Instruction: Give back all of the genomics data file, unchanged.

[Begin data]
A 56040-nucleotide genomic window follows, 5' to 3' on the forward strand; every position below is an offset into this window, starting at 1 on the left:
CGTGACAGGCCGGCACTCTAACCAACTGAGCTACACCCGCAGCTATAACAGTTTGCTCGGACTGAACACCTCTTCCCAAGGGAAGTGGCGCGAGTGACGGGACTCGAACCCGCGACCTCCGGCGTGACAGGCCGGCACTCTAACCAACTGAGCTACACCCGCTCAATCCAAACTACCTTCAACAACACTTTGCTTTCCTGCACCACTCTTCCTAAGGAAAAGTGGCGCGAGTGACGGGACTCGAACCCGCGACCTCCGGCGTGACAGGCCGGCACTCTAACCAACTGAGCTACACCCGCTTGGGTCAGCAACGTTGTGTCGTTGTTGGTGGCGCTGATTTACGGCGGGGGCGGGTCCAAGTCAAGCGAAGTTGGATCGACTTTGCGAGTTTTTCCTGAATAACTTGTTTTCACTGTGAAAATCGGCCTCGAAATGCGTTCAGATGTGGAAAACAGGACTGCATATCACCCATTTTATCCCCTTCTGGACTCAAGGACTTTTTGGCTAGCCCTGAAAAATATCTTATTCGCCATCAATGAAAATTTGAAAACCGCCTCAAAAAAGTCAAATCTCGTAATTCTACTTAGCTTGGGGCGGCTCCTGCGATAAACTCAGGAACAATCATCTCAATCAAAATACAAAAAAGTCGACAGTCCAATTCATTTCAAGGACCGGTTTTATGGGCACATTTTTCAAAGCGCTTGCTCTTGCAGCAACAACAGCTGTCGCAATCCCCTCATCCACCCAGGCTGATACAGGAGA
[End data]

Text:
A 56040-nucleotide genomic window follows, 5' to 3' on the forward strand; every position below is an offset into this window, starting at 1 on the left:
CGTGACAGGCCGGCACTCTAACCAACTGAGCTACACCCGCAGCTATAACAGTTTGCTCGGACTGAACACCTCTTCCCAAGGGAAGTGGCGCGAGTGACGGGACTCGAACCCGCGACCTCCGGCGTGACAGGCCGGCACTCTAACCAACTGAGCTACACCCGCTCAATCCAAACTACCTTCAACAACACTTTGCTTTCCTGCACCACTCTTCCTAAGGAAAAGTGGCGCGAGTGACGGGACTCGAACCCGCGACCTCCGGCGTGACAGGCCGGCACTCTAACCAACTGAGCTACACCCGCTTGGGTCAGCAACGTTGTGTCGTTGTTGGTGGCGCTGATTTACGGCGGGGGCGGGTCCAAGTCAAGCGAAGTTGGATCGACTTTGCGAGTTTTTCCTGAATAACTTGTTTTCACTGTGAAAATCGGCCTCGAAATGCGTTCAGATGTGGAAAACAGGACTGCATATCACCCATTTTATCCCCTTCTGGACTCAAGGACTTTTTGGCTAGCCCTGAAAAATATCTTATTCGCCATCAATGAAAATTTGAAAACCGCCTCAAAAAAGTCAAATCTCGTAATTCTACTTAGCTTGGGGCGGCTCCTGCGATAAACTCAGGAACAATCATCTCAATCAAAATACAAAAAAGTCGACAGTCCAATTCATTTCAAGGACCGGTTTTATGGGCACATTTTTCAAAGCGCTTGCTCTTGCAGCAACAACAGCTGTCGCAATCCCCTCATCCACCCAGGCTGATACAGGAGA